Published in 1998 as part of the Food and Drugs Act, the goal of the CMDR is to ensure that medical devices that are sold or imported in Canada are safe and effective for their intended use. The regulations apply to the sale or advertisement for sale of any medical device, as well as the import of any medical device for sale or for use on other individuals. The CMDR does not cover the import of medical devices for personal use.
Under the CMDR, medical devices are classified into four different categories that correlate to their assessed risk. An accurate understanding of the classification system and appropriate classification of your company's device is key to streamlining your regulatory pathway. .
The CMDR provides a list of 16 rules that can be used to classify medical devices, but it is the duty of manufacturers to classify their devices correctly based on the characteristics and intended use of their device, regardless of whether the rules indicate that a similar device would be classified a particular way. Each rule includes exceptions that could result in a medical device being classified differently.
For example, Rule 1 states that all surgically invasive devices should be designated as Class II devices, however those intended to be absorbed by the body should receive Class III risk designation. Rule 10 states that active diagnostic devices should be given Class II designation, however, if an incorrect reading could lead to immediate danger for the patient, the device should receive Class III designation.
Under the CMDR, Class I medical devices are seen as the lowest risk and do not require a medical device license to be sold in Canada. Still, the office of the Minister of Health may suspend the sale of a particular device if it requires more information to determine whether the device meets appropriate requirements for sale under sections 10 to 20 of the CMDR.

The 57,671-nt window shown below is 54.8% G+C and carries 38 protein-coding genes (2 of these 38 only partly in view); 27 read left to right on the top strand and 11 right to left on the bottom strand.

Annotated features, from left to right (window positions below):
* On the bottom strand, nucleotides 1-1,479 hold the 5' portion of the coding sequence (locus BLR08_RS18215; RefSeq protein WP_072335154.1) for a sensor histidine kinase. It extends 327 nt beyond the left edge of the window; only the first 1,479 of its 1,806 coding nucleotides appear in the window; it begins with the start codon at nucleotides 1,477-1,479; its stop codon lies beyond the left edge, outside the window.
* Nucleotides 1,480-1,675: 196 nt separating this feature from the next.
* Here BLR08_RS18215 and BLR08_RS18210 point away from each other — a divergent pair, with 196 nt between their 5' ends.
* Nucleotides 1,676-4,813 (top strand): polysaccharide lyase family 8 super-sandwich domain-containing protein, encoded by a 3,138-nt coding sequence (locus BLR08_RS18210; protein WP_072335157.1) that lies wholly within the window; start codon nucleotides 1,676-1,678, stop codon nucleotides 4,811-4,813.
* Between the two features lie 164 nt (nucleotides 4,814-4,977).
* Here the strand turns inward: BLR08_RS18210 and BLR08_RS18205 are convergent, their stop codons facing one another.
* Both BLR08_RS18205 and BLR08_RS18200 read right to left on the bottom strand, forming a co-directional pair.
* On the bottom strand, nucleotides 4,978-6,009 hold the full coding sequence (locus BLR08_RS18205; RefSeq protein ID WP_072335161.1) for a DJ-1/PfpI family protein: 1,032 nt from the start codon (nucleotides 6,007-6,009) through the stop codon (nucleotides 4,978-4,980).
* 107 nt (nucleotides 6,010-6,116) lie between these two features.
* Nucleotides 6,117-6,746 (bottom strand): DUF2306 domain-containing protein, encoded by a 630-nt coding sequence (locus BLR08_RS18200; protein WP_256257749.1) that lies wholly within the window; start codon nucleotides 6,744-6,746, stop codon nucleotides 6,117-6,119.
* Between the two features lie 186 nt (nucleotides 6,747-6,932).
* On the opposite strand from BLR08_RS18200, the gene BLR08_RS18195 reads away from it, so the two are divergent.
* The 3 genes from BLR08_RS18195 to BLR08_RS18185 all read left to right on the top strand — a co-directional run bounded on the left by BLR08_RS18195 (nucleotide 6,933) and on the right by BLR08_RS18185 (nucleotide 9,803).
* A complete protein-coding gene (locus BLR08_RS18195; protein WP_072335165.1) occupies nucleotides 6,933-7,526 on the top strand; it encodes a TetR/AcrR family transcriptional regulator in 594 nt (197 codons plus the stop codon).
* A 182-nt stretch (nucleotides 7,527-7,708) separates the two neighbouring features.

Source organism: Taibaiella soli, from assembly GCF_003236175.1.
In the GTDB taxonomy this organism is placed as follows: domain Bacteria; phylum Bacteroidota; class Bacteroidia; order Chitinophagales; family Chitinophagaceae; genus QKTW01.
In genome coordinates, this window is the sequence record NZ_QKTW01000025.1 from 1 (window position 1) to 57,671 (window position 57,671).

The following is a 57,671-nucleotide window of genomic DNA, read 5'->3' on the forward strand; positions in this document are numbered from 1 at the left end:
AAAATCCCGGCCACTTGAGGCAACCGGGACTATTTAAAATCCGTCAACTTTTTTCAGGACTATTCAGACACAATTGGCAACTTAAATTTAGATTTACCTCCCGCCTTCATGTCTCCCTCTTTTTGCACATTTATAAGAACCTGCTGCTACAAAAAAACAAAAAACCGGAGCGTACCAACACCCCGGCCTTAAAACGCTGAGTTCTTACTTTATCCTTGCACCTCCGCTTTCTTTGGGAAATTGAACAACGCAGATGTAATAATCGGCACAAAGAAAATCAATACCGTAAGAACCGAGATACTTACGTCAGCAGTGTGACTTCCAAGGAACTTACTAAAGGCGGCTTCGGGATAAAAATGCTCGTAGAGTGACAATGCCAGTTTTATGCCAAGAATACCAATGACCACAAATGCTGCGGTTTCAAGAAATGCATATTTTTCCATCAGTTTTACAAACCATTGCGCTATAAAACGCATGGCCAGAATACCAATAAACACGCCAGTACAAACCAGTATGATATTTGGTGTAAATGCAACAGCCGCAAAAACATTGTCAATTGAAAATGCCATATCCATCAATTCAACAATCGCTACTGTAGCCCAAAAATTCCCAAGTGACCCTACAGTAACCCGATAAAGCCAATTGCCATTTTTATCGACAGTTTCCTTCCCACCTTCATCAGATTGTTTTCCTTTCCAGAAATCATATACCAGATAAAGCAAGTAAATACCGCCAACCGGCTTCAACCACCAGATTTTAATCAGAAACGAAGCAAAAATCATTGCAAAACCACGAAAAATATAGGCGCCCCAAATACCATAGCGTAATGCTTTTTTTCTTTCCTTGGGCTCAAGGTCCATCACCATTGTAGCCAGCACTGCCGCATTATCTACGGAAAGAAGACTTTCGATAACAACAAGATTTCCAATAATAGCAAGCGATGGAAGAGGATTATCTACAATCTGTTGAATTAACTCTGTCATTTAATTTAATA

Medical devices that are in risk Classes II, III and IV require a medical device license to be sold legally in Canada. Medical device license applications must include the name and classification of the device, along with the identifier of the device, the name and address of the manufacturer as appears on the label and the address where the device is manufactured.
Devices that are classified as having higher risk require increasing levels of documentation before a license can be obtained, including a quality management system certificate for all devices rated as Class II or higher.
While the United States FDA conducts its own quality inspections, Canada requires that medical device companies obtain a quality management certificate from a notified body indicating that the QMS used to manufacture the device satisfies the National Standard of Canada CAN/CSA-ISO 13485.
Greenlight Guru's Quality Management Software Platform was designed specifically to meet the compliance needs of medical device companies as an out-of-the-box solution, ensuring the quickest route to ISO 13485 compliance and the shortest time to market for our partners in medical device manufacturing.